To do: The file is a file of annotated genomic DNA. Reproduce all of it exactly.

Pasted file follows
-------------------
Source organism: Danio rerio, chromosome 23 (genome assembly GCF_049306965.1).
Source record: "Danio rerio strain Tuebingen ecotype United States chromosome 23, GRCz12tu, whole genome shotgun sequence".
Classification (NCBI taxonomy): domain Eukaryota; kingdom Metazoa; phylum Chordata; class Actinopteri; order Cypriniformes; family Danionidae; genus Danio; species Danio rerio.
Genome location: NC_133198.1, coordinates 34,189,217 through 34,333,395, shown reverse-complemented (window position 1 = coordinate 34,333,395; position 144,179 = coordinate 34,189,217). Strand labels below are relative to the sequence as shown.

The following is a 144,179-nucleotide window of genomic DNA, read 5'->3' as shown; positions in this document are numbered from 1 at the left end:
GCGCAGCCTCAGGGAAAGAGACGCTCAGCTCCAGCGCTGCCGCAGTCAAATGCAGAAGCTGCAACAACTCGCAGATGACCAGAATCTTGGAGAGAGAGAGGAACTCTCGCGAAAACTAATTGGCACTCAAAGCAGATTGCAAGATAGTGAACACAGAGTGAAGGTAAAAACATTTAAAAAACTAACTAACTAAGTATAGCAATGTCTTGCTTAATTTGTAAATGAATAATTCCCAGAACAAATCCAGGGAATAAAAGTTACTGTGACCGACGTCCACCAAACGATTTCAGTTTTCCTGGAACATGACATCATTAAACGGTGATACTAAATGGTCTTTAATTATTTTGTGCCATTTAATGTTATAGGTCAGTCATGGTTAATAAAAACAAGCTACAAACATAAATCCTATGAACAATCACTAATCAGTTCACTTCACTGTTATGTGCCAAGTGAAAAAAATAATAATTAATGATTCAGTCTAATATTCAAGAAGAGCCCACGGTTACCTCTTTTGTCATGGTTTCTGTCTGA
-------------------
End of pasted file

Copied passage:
Source organism: Danio rerio, chromosome 23 (genome assembly GCF_049306965.1).
Source record: "Danio rerio strain Tuebingen ecotype United States chromosome 23, GRCz12tu, whole genome shotgun sequence".
Classification (NCBI taxonomy): domain Eukaryota; kingdom Metazoa; phylum Chordata; class Actinopteri; order Cypriniformes; family Danionidae; genus Danio; species Danio rerio.
Genome location: NC_133198.1, coordinates 34,189,217 through 34,333,395, shown reverse-complemented (window position 1 = coordinate 34,333,395; position 144,179 = coordinate 34,189,217). Strand labels below are relative to the sequence as shown.

The following is a 144,179-nucleotide window of genomic DNA, read 5'->3' as shown; positions in this document are numbered from 1 at the left end:
GCGCAGCCTCAGGGAAAGAGACGCTCAGCTCCAGCGCTGCCGCAGTCAAATGCAGAAGCTGCAACAACTCGCAGATGACCAGAATCTTGGAGAGAGAGAGGAACTCTCGCGAAAACTAATTGGCACTCAAAGCAGATTGCAAGATAGTGAACACAGAGTGAAGGTAAAAACATTTAAAAAACTAACTAACTAAGTATAGCAATGTCTTGCTTAATTTGTAAATGAATAATTCCCAGAACAAATCCAGGGAATAAAAGTTACTGTGACCGACGTCCACCAAACGATTTCAGTTTTCCTGGAACATGACATCATTAAACGGTGATACTAAATGGTCTTTAATTATTTTGTGCCATTTAATGTTATAGGTCAGTCATGGTTAATAAAAACAAGCTACAAACATAAATCCTATGAACAATCACTAATCAGTTCACTTCACTGTTATGTGCCAAGTGAAAAAAATAATAATTAATGATTCAGTCTAATATTCAAGAAGAGCCCACGGTTACCTCTTTTGTCATGGTTTCTGTCTGA